A balance sheet derived systematically from bookkeeping according to today's ideas was first described in 1494 by the Franciscan and mathematician Luca Pacioli in his book Summa de arithmetica, geometria, proportioni et proportionalità , but it has been proven that it was used much earlier in Genoa and other Italian cities. It was the first closed representation of the “Venetian method” ( double-entry bookkeeping ), as it was probably practiced in the long-distance trade in Italian city-states . Pacioli understood the balance sheet as “a sheet of paper folded lengthways on which the creditors are written on the right and the debtors on the left. If you see that the debit amount is as much as that of having, the ledger is in order ”. His "Venetian method" with the principle of the double is still internationally valid today in its basic features.
In 1511, on the occasion of an inheritance division (death of the brothers Georg and Ulrich Fugger), the Fugger's chief accountant , Matthäus Schwarz , prepared the first company balance sheet in Germany. In 1518 he wrote the German-language book "Musterbuchhaltung".
The Prussian General Land Law of June 1794 introduced the accounting obligation, because "a businessman who either does not keep proper books or who fails to balance his assets at least once a year, and thus remains uncertain about the situation of his circumstances," will be punished as a negligent banker if the bankruptcy breaks out . ”In May 1861 there were the first uniform legal regulations in the General German Commercial Code , which in Art. 31 ADHGB required the merchant to draw up an inventory and balance sheet. The HGB of May 1897 adopted this provision almost literally in Section 39 of the HGB.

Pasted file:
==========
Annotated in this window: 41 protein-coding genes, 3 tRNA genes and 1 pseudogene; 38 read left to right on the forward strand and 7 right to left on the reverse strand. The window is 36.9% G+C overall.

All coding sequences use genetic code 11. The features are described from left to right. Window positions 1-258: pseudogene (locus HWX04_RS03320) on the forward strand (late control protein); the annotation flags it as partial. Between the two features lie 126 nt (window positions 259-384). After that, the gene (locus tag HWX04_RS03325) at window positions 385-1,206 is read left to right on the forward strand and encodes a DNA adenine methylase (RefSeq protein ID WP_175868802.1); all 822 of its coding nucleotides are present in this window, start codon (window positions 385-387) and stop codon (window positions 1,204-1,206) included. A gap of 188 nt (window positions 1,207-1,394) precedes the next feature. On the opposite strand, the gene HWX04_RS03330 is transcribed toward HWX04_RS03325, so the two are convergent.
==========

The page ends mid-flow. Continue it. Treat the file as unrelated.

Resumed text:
In October 1937 the Stock Corporation Act tightened the accounting requirements for stock corporations . The Disclosure Act made from August, 1969 to the disclosure of previously legally required corporate balance sheets of partnerships and sole proprietorships from a certain company size . In December 1985 there was the first uniform EU regulation in the form of the Accounting Directives Act; in May 2009 the Accounting Law Modernization Act brought in particular deregulation and a reduction in expenses in favor of small and medium-sized companies . The Accounting Directive Implementation Act of July 2015 is the transformation law of the EU Balance Sheet Directive . Apart from the changes in the size classes, it has no material impact on the balance sheet.
The economic research has dealt extensively with the balance sheet for the first time after a judgment of the realm upper commercial court in December 1873 broad scientific discussion of accounting theory had triggered. Among other things, it demanded that balance sheets “should come as close as possible to the objective truth”. The accounting lawyer Hermann Veit Simon therefore first described the accounting principles of balance sheet truth and balance sheet clarity in 1899 . As early as 1919, Eugen Schmalenbach emphasized in his dynamic balance sheet theory the balance sheet as a “formally balanced list of the assets and capital parts of a company, in which the profit-calculating aspect is in the foreground”. In 1921, the Swiss Johann Friedrich Schär published the fundamental work “Accounting and balance sheet on an economic, legal and mathematical basis”, in which he interpreted the profit and loss account as part of the balance sheet. In 1940 Erich Kosiol saw the balance sheet as a systematic conclusion of bookkeeping, Erich Gutenberg described the balance sheet as a control instrument with specific control purposes. In the meantime, the balance sheet theory has become an important part of the principal-agent theory and thus of the organizational theory .